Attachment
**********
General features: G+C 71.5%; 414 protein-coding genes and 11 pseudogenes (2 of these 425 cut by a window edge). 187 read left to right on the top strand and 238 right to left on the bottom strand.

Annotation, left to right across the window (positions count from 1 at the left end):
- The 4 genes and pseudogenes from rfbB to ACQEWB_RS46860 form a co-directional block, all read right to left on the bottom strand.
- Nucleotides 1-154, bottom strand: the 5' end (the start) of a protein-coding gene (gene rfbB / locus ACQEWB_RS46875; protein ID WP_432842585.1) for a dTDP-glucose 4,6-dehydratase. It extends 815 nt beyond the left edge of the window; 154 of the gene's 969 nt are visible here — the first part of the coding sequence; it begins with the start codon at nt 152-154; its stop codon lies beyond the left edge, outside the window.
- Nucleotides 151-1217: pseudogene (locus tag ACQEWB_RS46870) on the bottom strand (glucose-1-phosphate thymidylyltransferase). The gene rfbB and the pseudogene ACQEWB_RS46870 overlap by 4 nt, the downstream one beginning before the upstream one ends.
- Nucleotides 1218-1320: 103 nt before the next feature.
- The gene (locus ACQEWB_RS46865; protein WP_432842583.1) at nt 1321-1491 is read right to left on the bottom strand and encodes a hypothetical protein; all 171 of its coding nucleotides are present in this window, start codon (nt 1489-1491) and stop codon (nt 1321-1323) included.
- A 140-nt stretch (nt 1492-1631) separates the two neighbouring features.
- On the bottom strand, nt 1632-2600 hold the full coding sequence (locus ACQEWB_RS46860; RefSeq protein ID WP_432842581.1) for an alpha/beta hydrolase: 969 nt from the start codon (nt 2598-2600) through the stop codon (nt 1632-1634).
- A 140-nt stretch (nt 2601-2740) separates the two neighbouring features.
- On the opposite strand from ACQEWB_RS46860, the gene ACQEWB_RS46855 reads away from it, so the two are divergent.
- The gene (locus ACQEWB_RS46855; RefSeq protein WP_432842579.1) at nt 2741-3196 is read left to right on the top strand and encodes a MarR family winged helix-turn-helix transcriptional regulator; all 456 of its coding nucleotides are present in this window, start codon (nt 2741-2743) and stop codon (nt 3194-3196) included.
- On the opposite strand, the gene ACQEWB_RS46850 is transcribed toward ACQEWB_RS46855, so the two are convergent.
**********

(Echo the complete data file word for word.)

General features: G+C 71.5%; 414 protein-coding genes and 11 pseudogenes (2 of these 425 cut by a window edge). 187 read left to right on the top strand and 238 right to left on the bottom strand.

Annotation, left to right across the window (positions count from 1 at the left end):
- The 4 genes and pseudogenes from rfbB to ACQEWB_RS46860 form a co-directional block, all read right to left on the bottom strand.
- Nucleotides 1-154, bottom strand: the 5' end (the start) of a protein-coding gene (gene rfbB / locus ACQEWB_RS46875; protein ID WP_432842585.1) for a dTDP-glucose 4,6-dehydratase. It extends 815 nt beyond the left edge of the window; 154 of the gene's 969 nt are visible here — the first part of the coding sequence; it begins with the start codon at nt 152-154; its stop codon lies beyond the left edge, outside the window.
- Nucleotides 151-1217: pseudogene (locus tag ACQEWB_RS46870) on the bottom strand (glucose-1-phosphate thymidylyltransferase). The gene rfbB and the pseudogene ACQEWB_RS46870 overlap by 4 nt, the downstream one beginning before the upstream one ends.
- Nucleotides 1218-1320: 103 nt before the next feature.
- The gene (locus ACQEWB_RS46865; protein WP_432842583.1) at nt 1321-1491 is read right to left on the bottom strand and encodes a hypothetical protein; all 171 of its coding nucleotides are present in this window, start codon (nt 1489-1491) and stop codon (nt 1321-1323) included.
- A 140-nt stretch (nt 1492-1631) separates the two neighbouring features.
- On the bottom strand, nt 1632-2600 hold the full coding sequence (locus ACQEWB_RS46860; RefSeq protein ID WP_432842581.1) for an alpha/beta hydrolase: 969 nt from the start codon (nt 2598-2600) through the stop codon (nt 1632-1634).
- A 140-nt stretch (nt 2601-2740) separates the two neighbouring features.
- On the opposite strand from ACQEWB_RS46860, the gene ACQEWB_RS46855 reads away from it, so the two are divergent.
- The gene (locus ACQEWB_RS46855; RefSeq protein WP_432842579.1) at nt 2741-3196 is read left to right on the top strand and encodes a MarR family winged helix-turn-helix transcriptional regulator; all 456 of its coding nucleotides are present in this window, start codon (nt 2741-2743) and stop codon (nt 3194-3196) included.
- On the opposite strand, the gene ACQEWB_RS46850 is transcribed toward ACQEWB_RS46855, so the two are convergent.